In Reply to Rajan Manchanda 6 years ago

We wish, SEBI had decided to play our role, which is also their obligation

Rajan Manchanda

In Reply to Debashis Basu 6 years ago

English Author Edward Bulwer-Lytton -1839 Coined " The Pen Is Mightier Than The Sword "

2011

" The Pen Is Mightier Than The
Regulator "

Deepak R Khemani

In Reply to Rajan Manchanda 6 years ago

Dear Sir,
Please elaborate when you say that the issue has been resolved to quite an extent, have they made good your losses, have you been given any assurances from Kotak or SEBI or any one else? I'm sure that will help others to solve their pending grievances if any

Rajan Manchanda

In Reply to Debashis Basu 6 years ago

Mr.Debashis Basu

I agree 100 % that SEBI should have acted promptly.The complaint was lodged on 1st December 2010.

In a fraud case, where an employee is concerned, SEBI & RBI were very prompt in handling the CITI Bank case. An investors complaint should also receive equal attention specially if the complaint is against a BANK itself.

Today, it is because of an effective MEDIA that people have woken up from slumber. I hope going forward Money Life will play a much bigger role in protecting Investor Interests / taking up the cause of investors.

Mr.C.B.Bhave Chairman SEBI has taken many effective steps for Investor protection and I hope during his tenure WEALTH MANAGEMENT will be properly regulated.

Best Regards

Prakash

In Reply to Rajan Manchanda 6 years ago

Kudos to Debashis, Sucheta and the Moneylife team...

There is someone who stands up and takes up issues fearlessly for investors and gives the right guidance.

Please keep up the good work.

B V KRISHNAN

6 years ago

Thanks for bringing this stunning incident to the notice of other readers. It shows that one has to be very careful while dealing with finance companies - whatever may be their brand image. But it is rather intruiging that Mr.Manchanda who is obviously not new to the world of finance, did not pause to think a bit before writing the cheque to Kotak.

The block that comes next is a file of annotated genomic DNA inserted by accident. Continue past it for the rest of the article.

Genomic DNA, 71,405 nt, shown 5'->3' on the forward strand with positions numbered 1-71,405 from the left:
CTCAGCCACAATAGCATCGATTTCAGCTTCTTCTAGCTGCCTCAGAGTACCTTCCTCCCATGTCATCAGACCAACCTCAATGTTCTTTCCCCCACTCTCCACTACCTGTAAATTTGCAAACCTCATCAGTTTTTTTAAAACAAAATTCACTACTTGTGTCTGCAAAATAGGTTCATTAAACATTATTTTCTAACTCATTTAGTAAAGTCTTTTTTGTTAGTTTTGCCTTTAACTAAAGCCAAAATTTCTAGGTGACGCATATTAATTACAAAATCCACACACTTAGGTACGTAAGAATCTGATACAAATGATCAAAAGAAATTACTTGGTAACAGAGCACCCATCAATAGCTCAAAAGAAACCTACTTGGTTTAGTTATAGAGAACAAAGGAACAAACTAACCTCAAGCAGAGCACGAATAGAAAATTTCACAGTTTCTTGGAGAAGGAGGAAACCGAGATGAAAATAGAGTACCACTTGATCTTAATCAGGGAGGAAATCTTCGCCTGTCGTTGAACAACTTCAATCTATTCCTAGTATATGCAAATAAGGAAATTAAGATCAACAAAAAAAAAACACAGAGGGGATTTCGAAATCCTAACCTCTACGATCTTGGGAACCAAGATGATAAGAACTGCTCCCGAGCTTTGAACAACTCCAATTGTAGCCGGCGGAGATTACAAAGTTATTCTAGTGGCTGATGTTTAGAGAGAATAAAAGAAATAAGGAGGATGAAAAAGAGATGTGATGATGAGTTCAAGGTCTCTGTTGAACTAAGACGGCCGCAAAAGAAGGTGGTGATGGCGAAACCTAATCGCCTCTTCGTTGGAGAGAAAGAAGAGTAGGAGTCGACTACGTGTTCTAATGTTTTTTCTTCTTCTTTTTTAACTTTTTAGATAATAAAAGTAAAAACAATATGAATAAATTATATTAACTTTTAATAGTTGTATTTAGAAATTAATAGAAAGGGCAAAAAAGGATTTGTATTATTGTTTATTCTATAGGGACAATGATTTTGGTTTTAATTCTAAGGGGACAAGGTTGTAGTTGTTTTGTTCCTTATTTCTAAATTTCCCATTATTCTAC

Amit Jindal

6 years ago

I think in this case Mr. Manchanfa should file a FIR with police against the bank and Mr. Kotak like in the Citibank case.

ramkumar barchha

6 years ago

The main problem with such type of incidents is that due to such bad taste people resort to the conventional saving instruments like post,PPF & Bank Fd's.
We than complain that the capital market attracts hardly 2-3% of Indian savings. I strongly believe that if one does not understand a product stay away from trying exotic investment avenues.

NAVIN G BISSA

6 years ago

First of all I do have full sympothy with the client who lost so heavily.But nothing personal I would like to share my general view.In my view these all financial mkts or products never ever creats wealth.But transfer from one pocket to another one.Nobody likes to loose.But this is the market where one wins and other looses.This is a simple rule of this game,which every investor must be aware of .The fact is that whenever one loose money he cries foul in the system.It's very difficult to accept the losses.Then investor blames the system or organisation or the particular person.And just overlooks his fault or mistake while taking decision to invest his hard earned money..So one should be honest enough to judge the facts.If as an investor we should stop cheating ourselves.That's the only solution to avoid such circumstances.

REPLY

TENSING RODRIGUES

In Reply to NAVIN G BISSA 6 years ago

I cannot agree with that. What you have described is gambling, not investment. Gambling is a zero sum game - A loses exactly what B gains. But investment is a win-win game - A and B both gain. One needs to decide whether one is gambling or investing. If one gambles one should expect the results of gambling; if one invests one can expect results of investment.